Legislators met biennially until a 2008 ballot initiative created annual legislative sessions.[2] In 1992, voters approved term limits of two four-year terms.[2] In 2014, term limits were extended to 16 years cumulative in either house. In 2020, voters approved a constitutional amendment changing terms limits to 12 consecutive years with the opportunity to return after a 4 year break.[5] This change only effects legislators elected after the November 2020 elections. Legislators elected in the November 2020 elections or earlier can serve 16 years consecutively or non-consecutively and return once 4 years have passed from their last term expiring.

Powers and process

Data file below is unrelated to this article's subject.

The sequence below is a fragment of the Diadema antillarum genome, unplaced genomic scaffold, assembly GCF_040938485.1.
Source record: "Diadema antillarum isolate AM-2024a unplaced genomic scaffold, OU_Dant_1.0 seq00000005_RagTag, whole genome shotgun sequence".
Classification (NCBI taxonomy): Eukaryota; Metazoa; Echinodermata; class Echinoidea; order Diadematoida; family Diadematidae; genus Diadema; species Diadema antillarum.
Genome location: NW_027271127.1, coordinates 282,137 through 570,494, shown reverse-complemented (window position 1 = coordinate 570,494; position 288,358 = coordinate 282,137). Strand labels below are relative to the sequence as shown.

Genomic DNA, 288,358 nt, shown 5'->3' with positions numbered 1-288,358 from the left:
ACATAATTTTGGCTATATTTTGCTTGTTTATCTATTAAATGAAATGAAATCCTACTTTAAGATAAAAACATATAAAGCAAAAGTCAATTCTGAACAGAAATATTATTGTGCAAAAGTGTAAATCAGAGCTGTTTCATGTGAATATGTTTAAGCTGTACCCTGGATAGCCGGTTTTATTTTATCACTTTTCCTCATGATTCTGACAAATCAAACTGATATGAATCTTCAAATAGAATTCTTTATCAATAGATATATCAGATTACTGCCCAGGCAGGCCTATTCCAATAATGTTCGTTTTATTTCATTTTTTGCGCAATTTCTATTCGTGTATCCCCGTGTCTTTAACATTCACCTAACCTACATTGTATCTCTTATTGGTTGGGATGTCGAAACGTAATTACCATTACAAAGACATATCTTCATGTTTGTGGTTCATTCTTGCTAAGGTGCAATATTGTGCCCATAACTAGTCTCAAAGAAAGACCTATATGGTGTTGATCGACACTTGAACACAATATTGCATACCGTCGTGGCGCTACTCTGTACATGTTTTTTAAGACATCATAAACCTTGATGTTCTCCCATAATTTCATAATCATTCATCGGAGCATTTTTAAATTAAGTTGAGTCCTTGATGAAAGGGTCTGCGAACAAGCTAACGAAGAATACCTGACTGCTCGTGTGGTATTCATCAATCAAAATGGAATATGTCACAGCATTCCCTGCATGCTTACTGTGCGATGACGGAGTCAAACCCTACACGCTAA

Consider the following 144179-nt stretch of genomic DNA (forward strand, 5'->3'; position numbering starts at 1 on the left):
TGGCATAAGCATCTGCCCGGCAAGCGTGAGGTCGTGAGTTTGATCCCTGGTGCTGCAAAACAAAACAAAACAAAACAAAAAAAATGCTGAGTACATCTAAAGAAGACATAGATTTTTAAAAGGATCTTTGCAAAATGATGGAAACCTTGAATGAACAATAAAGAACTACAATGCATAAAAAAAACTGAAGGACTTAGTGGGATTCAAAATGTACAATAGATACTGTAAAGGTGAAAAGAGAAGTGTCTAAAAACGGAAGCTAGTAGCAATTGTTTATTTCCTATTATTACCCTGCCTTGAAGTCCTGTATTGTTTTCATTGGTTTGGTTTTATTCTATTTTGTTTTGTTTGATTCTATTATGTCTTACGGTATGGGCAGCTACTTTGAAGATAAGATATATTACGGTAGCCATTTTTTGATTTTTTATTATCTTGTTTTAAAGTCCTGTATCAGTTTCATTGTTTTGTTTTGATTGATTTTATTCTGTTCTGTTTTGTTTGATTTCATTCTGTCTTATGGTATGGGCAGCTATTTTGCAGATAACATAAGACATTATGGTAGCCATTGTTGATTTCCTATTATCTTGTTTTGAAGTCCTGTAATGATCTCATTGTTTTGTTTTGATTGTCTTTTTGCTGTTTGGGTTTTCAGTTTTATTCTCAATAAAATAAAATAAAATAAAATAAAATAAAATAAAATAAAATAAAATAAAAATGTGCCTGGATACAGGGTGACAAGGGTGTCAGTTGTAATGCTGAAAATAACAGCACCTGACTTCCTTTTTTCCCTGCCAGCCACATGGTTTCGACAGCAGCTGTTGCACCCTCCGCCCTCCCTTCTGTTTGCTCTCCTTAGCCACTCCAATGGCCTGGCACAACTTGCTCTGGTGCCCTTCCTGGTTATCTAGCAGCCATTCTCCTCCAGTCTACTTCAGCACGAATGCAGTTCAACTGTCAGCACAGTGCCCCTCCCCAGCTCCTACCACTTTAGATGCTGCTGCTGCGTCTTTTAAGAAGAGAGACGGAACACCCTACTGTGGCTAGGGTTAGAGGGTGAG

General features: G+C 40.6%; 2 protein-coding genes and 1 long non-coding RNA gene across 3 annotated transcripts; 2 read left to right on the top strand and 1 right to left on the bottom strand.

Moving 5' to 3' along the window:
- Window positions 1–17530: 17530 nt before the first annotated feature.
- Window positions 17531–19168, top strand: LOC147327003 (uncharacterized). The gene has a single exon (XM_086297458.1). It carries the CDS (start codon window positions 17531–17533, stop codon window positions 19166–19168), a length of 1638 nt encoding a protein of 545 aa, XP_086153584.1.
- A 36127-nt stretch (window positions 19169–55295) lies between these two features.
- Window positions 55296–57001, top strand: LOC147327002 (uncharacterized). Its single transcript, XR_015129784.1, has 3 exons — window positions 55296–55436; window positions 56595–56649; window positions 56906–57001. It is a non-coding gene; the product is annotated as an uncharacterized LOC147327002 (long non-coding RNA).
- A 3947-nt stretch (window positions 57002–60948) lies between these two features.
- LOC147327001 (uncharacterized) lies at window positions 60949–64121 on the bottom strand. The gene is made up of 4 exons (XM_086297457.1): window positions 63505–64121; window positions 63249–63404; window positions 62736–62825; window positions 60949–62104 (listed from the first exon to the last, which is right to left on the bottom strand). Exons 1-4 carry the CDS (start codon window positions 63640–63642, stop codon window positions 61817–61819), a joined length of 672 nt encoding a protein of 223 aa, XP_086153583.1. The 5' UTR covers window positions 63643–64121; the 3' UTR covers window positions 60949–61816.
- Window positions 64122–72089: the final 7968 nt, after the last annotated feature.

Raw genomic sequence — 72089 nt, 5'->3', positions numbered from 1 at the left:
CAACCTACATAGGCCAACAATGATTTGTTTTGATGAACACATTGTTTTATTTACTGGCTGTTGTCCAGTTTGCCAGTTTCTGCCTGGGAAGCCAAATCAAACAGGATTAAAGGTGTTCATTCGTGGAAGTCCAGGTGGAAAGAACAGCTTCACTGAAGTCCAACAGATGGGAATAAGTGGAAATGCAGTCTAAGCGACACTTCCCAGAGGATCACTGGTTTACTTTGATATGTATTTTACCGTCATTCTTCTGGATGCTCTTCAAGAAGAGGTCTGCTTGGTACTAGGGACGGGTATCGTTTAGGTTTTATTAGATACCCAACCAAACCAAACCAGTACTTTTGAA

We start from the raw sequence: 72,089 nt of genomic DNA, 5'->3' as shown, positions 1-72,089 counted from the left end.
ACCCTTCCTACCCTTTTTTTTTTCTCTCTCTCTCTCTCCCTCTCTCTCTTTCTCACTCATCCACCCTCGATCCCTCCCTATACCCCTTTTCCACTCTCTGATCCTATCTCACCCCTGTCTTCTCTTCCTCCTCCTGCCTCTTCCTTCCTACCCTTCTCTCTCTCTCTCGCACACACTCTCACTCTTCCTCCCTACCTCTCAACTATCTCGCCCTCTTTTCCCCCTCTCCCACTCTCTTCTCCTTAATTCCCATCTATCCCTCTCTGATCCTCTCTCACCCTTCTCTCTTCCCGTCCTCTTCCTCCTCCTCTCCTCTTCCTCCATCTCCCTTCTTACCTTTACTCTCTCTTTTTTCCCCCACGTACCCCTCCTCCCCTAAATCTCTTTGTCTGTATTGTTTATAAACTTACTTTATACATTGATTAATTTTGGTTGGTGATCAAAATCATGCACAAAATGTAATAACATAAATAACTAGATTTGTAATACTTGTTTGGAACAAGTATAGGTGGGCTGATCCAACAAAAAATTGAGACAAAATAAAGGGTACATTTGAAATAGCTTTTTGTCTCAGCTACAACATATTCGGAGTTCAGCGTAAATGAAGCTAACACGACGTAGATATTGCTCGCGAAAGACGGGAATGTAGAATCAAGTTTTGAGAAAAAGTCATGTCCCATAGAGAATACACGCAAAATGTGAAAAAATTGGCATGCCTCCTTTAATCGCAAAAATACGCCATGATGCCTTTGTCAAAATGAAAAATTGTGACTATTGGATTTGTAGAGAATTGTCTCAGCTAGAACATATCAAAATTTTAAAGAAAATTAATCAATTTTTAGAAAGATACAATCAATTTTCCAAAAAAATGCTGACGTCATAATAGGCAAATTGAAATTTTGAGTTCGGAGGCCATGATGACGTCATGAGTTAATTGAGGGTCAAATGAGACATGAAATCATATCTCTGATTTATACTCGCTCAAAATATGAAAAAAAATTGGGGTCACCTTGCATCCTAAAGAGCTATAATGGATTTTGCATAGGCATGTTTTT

Arkansas state senators are responsible for making and amending the laws of Arkansas in collaboration with the Arkansas House of Representatives and the governor. Senators begin the legislative process by submitting bill requests to the staff of the Bureau of Legislative Research that drafts a bill to conform to the author’s intent. Bills are then filed with the Secretary of the Arkansas Senate or an assistant secretary of the Arkansas Senate.[6] The legislative process during the legislative session mirrors that of other state legislatures in the United States. Bills are introduced on First Reading and assigned to a committee, vetted by the committee, undergo Second and Third Readings on the floor of the Senate, go to the opposite house of the legislature, and return or go directly to the governor. The governor has veto power, but two-thirds of the membership of both houses of the legislature can override that veto.[6]